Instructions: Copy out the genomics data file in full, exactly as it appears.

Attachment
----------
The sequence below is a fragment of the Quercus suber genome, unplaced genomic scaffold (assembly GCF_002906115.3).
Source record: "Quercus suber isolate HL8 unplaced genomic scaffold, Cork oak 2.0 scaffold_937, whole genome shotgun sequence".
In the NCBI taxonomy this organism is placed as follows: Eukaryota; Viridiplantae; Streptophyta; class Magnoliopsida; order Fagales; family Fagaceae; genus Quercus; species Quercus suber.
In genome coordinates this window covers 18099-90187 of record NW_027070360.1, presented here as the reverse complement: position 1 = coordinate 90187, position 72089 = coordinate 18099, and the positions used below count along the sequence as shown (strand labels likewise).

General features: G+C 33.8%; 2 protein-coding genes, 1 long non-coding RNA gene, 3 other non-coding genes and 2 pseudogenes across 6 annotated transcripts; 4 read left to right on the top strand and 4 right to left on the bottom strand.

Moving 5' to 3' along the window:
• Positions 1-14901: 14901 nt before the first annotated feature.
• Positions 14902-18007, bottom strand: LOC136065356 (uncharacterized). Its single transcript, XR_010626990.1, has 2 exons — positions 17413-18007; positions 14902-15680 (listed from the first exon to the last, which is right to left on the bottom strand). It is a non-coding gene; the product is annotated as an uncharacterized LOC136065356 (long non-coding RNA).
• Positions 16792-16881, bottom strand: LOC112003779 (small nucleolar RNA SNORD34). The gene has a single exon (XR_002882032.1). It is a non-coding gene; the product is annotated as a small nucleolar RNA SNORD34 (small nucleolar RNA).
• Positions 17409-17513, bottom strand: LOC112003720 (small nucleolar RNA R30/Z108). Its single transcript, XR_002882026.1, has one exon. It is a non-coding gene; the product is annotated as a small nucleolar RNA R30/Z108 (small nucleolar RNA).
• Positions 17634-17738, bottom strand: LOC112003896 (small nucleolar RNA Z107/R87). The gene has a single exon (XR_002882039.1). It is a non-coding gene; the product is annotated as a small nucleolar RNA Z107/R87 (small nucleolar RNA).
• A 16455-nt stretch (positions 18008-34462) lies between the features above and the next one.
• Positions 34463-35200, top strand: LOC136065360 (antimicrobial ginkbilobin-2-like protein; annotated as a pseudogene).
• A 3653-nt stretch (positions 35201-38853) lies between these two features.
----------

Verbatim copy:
The sequence below is a fragment of the Quercus suber genome, unplaced genomic scaffold (assembly GCF_002906115.3).
Source record: "Quercus suber isolate HL8 unplaced genomic scaffold, Cork oak 2.0 scaffold_937, whole genome shotgun sequence".
In the NCBI taxonomy this organism is placed as follows: Eukaryota; Viridiplantae; Streptophyta; class Magnoliopsida; order Fagales; family Fagaceae; genus Quercus; species Quercus suber.
In genome coordinates this window covers 18099-90187 of record NW_027070360.1, presented here as the reverse complement: position 1 = coordinate 90187, position 72089 = coordinate 18099, and the positions used below count along the sequence as shown (strand labels likewise).

General features: G+C 33.8%; 2 protein-coding genes, 1 long non-coding RNA gene, 3 other non-coding genes and 2 pseudogenes across 6 annotated transcripts; 4 read left to right on the top strand and 4 right to left on the bottom strand.

Moving 5' to 3' along the window:
• Positions 1-14901: 14901 nt before the first annotated feature.
• Positions 14902-18007, bottom strand: LOC136065356 (uncharacterized). Its single transcript, XR_010626990.1, has 2 exons — positions 17413-18007; positions 14902-15680 (listed from the first exon to the last, which is right to left on the bottom strand). It is a non-coding gene; the product is annotated as an uncharacterized LOC136065356 (long non-coding RNA).
• Positions 16792-16881, bottom strand: LOC112003779 (small nucleolar RNA SNORD34). The gene has a single exon (XR_002882032.1). It is a non-coding gene; the product is annotated as a small nucleolar RNA SNORD34 (small nucleolar RNA).
• Positions 17409-17513, bottom strand: LOC112003720 (small nucleolar RNA R30/Z108). Its single transcript, XR_002882026.1, has one exon. It is a non-coding gene; the product is annotated as a small nucleolar RNA R30/Z108 (small nucleolar RNA).
• Positions 17634-17738, bottom strand: LOC112003896 (small nucleolar RNA Z107/R87). The gene has a single exon (XR_002882039.1). It is a non-coding gene; the product is annotated as a small nucleolar RNA Z107/R87 (small nucleolar RNA).
• A 16455-nt stretch (positions 18008-34462) lies between the features above and the next one.
• Positions 34463-35200, top strand: LOC136065360 (antimicrobial ginkbilobin-2-like protein; annotated as a pseudogene).
• A 3653-nt stretch (positions 35201-38853) lies between these two features.